Publisher - Jaberwocky Literary Agency
Published - Out now
Price - £3.49 kindle
Welcome to the Scattered Pearl’s Belt, a collection of ring habitats and orbitals ruled by exiled human scholars and powerful families, and held together by living mindships who carry people and freight between the stars. In this fluid society, human and mindship avatars mingle in corridors and in function rooms, and physical and virtual realities overlap, the appearance of environments easily modified and adapted to interlocutors or current mood. A transport ship discharged from military service after a traumatic injury, The Shadow’s Child now ekes out a precarious living as a brewer of mind-altering drugs for the comfort of space-travellers. Meanwhile, abrasive and eccentric scholar Long Chau wants to find a corpse for a scientific study. When Long Chau walks into her office, The Shadow’s Child expects an unpleasant but easy assignment. When corpse turns out to have been murdered, Long Chau feels compelled to investigate, dragging The Shadow’s Child with her. As they dig deep into the victim’s path, The Shadow’s Child realises that the investigation points to Long Chau’s own murky past and, ultimately, to the dark and unbearable void that lies between the stars…
Sherlock Holmes and science fiction have an interesting relationship. While a focus more on logical thinking than on technology SF has seen tributes in many worlds from holodecks in star trek to the many variations seen in short stories from Neil Gaiman all the way to Emma Newman. Aliette de Bodard now brings a refreshing far future version of the tale which is fully worth your time.
Our lead in character is The Shadow’s Child who being an injured war veteran is clearly our Watson but is unique in being actually a mindship a starship AI that can also appear as a holographic avatar within your room. Following a deep space attack, she lost her family crew and has decided to lurk on a space station making drugs/teas that can assist human space travellers overcome the weird effects of deep space travel. She is a lost soul not sure of her purpose anymore. In sharp contrast is her client Long Chau – apparently cold, logical and with enough arrogance to make you doubt she is human. The Shadow’s Child initially think her visit is for tea, but it becomes a well-paid science trip into deep space to look at wrecks and pull in a body. Of course, this turns into a lot more and a murder most horrible has been located. The Shadow’s Child starts to suspect her detective and a web of intrigue involving humans and mindships starts to unravel.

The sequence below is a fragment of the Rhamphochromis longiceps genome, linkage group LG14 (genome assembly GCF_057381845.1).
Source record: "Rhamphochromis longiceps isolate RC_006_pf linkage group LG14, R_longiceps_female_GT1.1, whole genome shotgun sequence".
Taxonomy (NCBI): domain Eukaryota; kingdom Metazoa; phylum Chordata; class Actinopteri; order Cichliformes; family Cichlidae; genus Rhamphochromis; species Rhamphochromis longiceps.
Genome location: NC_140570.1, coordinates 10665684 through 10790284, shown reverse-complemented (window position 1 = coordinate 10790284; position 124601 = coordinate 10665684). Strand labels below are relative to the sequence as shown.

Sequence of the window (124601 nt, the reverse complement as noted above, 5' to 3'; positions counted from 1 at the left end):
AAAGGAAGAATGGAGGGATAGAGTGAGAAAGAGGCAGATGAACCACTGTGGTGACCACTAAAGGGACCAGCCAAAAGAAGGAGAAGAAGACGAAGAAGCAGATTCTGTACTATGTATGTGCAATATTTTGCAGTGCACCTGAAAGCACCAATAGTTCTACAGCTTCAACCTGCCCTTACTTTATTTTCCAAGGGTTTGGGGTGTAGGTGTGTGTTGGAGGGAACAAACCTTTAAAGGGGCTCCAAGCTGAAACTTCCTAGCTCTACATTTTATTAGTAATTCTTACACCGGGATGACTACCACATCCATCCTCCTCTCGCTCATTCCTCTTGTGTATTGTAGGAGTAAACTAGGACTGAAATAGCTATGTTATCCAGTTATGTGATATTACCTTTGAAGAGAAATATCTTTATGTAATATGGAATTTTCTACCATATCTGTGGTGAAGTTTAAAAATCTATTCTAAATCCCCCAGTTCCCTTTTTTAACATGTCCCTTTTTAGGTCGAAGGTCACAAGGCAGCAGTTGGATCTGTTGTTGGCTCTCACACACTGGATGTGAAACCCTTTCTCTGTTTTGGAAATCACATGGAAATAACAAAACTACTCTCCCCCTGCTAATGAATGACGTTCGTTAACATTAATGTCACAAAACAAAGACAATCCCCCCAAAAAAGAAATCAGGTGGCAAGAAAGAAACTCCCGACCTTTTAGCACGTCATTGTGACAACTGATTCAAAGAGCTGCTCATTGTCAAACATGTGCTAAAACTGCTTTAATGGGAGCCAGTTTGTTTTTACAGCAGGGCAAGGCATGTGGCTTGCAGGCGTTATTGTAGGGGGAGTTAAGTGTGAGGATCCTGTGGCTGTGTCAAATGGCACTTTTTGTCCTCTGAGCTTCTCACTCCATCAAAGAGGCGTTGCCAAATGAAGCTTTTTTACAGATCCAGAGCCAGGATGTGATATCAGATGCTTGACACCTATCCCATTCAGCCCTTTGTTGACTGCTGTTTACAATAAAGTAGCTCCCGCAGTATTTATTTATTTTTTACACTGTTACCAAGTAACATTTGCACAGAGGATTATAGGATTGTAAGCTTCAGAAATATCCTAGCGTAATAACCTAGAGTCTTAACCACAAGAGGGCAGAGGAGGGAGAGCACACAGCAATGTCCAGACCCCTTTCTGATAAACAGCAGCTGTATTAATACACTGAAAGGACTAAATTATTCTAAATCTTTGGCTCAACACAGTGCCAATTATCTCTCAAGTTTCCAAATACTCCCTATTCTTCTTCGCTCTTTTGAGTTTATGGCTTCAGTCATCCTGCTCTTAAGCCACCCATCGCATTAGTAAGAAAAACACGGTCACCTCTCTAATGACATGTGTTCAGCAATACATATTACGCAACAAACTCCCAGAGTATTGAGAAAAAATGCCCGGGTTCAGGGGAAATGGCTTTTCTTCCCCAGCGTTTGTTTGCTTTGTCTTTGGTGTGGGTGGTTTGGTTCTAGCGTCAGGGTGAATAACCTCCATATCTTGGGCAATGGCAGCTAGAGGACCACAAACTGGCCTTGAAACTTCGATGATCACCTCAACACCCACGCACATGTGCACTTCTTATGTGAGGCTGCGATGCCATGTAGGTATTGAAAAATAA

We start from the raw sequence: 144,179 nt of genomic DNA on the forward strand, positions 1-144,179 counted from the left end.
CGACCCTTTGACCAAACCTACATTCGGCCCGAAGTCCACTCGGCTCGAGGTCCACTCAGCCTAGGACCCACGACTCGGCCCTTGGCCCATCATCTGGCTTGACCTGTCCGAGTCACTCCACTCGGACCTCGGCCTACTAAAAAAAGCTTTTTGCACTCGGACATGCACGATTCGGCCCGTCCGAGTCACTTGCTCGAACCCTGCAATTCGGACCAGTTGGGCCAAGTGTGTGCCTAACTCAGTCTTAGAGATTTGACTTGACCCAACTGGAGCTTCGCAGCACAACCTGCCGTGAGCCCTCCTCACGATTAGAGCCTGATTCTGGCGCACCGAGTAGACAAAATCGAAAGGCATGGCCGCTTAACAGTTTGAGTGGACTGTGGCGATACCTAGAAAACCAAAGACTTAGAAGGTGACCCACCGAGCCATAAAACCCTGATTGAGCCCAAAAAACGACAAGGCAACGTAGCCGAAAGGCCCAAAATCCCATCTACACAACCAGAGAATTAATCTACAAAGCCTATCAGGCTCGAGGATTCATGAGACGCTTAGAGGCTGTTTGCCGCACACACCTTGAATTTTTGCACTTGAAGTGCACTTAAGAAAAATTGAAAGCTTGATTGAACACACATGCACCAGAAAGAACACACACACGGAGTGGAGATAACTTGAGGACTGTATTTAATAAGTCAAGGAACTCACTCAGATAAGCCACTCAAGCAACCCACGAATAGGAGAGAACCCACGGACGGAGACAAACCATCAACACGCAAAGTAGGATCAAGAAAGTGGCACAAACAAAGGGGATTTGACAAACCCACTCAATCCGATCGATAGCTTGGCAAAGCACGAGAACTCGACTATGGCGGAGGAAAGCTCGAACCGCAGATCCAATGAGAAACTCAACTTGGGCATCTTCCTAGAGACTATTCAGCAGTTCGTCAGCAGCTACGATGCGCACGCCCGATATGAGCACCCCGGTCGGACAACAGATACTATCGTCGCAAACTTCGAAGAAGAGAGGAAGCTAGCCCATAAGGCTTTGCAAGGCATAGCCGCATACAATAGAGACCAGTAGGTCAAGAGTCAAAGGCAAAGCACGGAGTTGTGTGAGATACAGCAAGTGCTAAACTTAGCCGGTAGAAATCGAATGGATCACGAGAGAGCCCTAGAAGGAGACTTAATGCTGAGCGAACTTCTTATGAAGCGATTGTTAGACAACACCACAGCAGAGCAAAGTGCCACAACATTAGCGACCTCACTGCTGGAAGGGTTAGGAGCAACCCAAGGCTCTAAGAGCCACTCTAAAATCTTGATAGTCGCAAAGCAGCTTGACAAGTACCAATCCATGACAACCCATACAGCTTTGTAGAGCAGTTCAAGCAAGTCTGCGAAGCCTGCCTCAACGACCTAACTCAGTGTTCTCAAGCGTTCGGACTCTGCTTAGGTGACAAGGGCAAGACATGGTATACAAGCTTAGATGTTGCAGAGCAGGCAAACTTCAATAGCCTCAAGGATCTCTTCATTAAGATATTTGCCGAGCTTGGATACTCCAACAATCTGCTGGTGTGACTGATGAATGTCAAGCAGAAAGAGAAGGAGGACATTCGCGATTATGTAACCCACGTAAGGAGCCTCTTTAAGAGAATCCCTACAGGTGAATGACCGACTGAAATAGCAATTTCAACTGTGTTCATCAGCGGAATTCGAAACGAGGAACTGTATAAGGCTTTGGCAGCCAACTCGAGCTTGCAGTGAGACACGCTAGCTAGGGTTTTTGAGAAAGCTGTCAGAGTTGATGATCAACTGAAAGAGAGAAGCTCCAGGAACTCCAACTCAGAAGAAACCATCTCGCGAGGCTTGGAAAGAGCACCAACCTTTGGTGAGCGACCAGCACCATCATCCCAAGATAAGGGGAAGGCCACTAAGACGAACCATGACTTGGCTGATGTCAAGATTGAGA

I think like any Holmes story the chemistry between the two leads is important to capture and de Bodard brings us two unique characters. The Shadow’s Child although a mindship comes across the most human suffering from a version of PTSD that other ships worry about her progress. Kind, troubled and capable to use her AI and bots to investigate not just the murder for her new consulting detective client. Long Chau carries the trademark aloofness and arrogance of Holmes matched with a fierce diagnostic intelligence and her own almost computer like ability to absorb information, but she also brings the often-missing sense of justice and a desire to bring the victim’s killers to account no matter what. The blending of her zeal and Shadow Child’s compassion becomes a powerful force in the novella and its fascinating to watch the two learn to understand and trust each other.
The other key component in a Holmes tale is the world and mystery that comes out of it. Here Victorian London is replaced with a huge space station where groups and faction vie for power or enlightenment. The investigation takes them to a seemingly helpful Church that takes the poor and oppressed under their wing. While Conan Doyle focused on the elites generally Long Chau seems far more focused on those not able to have a voice against such powers. How this connects to the eerie time-distorting world of hyperspace is where the investigation leads and is Long Chau completely honest about where she comes from? The Scattered Pearls have been now explored in many of de Bodard’s work and there constantly seems to be so much more to find out about them.
This was a fantastic reading experience and I think any fan of Holmes stories would be well to pick it up. It takes the core spine of the tales and adds something new and progressive into the mix. Fascinating and I really hope we get to see the investigative pair on other cases in the future.